Critics’ Picks

Phil Dadson, Osmosis, 2011, still from a color video, 6 minutes 15 seconds.

Phil Dadson, Osmosis, 2011, still from a color video, 6 minutes 15 seconds.

New Plymouth

“Old Genes: Artists Reading Len Lye”

Govett-Brewster Art Gallery
42 Queen Street
December 10, 2011–February 26, 2012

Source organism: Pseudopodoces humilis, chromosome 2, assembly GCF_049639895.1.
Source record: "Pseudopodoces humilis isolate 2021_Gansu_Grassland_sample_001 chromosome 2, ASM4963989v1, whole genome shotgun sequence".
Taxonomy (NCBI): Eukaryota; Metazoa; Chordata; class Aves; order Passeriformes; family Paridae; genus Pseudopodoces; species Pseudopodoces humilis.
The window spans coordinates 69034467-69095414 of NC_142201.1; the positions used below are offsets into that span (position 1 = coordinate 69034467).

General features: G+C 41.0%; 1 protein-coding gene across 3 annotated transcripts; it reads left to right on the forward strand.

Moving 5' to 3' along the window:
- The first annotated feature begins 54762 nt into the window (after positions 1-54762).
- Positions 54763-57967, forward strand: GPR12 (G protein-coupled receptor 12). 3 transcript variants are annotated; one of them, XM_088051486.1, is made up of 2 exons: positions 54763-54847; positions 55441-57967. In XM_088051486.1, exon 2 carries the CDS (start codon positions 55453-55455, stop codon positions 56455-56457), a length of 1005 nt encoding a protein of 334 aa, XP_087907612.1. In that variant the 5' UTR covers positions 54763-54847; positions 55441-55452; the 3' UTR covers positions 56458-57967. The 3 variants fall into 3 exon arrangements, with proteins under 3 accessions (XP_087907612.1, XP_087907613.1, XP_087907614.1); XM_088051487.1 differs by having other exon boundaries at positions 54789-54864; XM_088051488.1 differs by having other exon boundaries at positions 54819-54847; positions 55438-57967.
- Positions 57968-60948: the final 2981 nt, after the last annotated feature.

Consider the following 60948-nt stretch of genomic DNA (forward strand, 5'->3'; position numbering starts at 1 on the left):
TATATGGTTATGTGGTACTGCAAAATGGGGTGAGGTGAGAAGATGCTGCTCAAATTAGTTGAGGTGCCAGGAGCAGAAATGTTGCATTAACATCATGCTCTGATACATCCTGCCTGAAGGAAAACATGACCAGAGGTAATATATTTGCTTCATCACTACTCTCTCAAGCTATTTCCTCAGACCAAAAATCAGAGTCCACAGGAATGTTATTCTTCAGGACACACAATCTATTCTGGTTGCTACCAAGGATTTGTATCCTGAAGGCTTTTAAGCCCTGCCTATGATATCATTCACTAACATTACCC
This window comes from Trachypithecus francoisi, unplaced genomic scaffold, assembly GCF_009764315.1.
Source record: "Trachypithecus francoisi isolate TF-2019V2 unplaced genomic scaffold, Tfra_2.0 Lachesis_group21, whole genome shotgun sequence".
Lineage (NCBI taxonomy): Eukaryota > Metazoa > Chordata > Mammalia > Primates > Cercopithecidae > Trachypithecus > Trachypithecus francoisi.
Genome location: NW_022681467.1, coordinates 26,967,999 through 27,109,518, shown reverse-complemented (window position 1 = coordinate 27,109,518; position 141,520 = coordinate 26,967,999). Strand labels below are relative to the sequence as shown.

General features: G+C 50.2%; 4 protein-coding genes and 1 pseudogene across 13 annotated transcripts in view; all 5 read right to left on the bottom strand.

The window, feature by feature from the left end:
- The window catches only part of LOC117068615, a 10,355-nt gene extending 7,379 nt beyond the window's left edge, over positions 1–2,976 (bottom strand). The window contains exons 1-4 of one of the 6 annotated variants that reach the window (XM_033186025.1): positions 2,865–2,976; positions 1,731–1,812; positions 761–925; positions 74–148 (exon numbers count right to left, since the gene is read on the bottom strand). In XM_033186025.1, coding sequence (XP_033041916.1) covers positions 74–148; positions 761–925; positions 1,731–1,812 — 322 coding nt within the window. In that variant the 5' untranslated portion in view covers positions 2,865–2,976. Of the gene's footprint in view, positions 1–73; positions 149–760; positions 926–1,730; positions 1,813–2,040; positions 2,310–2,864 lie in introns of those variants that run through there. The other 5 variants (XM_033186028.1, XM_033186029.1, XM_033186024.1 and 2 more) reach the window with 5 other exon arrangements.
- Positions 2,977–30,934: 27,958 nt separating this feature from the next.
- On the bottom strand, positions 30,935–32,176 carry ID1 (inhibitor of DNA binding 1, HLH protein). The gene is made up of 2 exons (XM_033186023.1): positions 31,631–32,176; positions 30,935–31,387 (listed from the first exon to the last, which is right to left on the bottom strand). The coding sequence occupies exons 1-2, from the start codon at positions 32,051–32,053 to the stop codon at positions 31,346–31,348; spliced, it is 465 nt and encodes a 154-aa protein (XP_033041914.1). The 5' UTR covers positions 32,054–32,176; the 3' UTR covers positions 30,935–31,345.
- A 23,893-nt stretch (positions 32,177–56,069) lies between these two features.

New Zealander Len Lye’s Jazz Age films and kinetic sculptures were formative accomplishments in international modernism. The preservation—and reactivation—of Lye’s global legacy has been placed in the safe hands of New Plymouth’s Govett-Brewster Art Gallery, whose latest Lye-related exhibition shows that his buoyant, experimental spirit is alive and well. Curated by Tyler Cann, “Old Genes: Artists Reading Len Lye” presents four contemporary responses to the late artist’s work, interspersed with some of his own pieces. For example, in Phil Dadson’s video Osmosis, 2011, young people wearing polka-dotted caps (one of Lye’s signature looks) enter the Auckland Art Gallery and start to bob and weave in sync with Lye’s kinetic sculpture Universe, 1976: a wobbling band of steel that rings out when it strikes a ball hung directly above it. Gradually, these gallerygoers start to make odd noises—clicks, pops, snorts, and raspberries—a kind of Three Stooges riff; the video nods to Lye’s twin fascinations with movement and language. Tessa Laird’s Points of Agreement, 2011, is a similarly intelligent translation: a series of “facsimiles” in which she hand-copied pages from Lye’s notebooks, which were themselves copied from Freud’s Totem and Taboo (1913) and illustrated by Lye with images of African, Pacific, and Maori art (Laird adds her own touches, with knowing references to her artistic peers and contemporary theory). The result is a densely layered, funny reclamation of Lye’s Pacific heritage, his relationship with psychoanalytic theory, and the debate about modernism’s appropriation of “primitive” artifacts, which still generates plenty of heat in this part of the world. As Cann suggests in his accompanying essay, all the works in the show owe Lye a genetic debt, but each produces its own mutations. The single thread running through them is a subtle sense of play—with Lye’s history, but also with modernism’s strange and unresolvable place in South Pacific culture.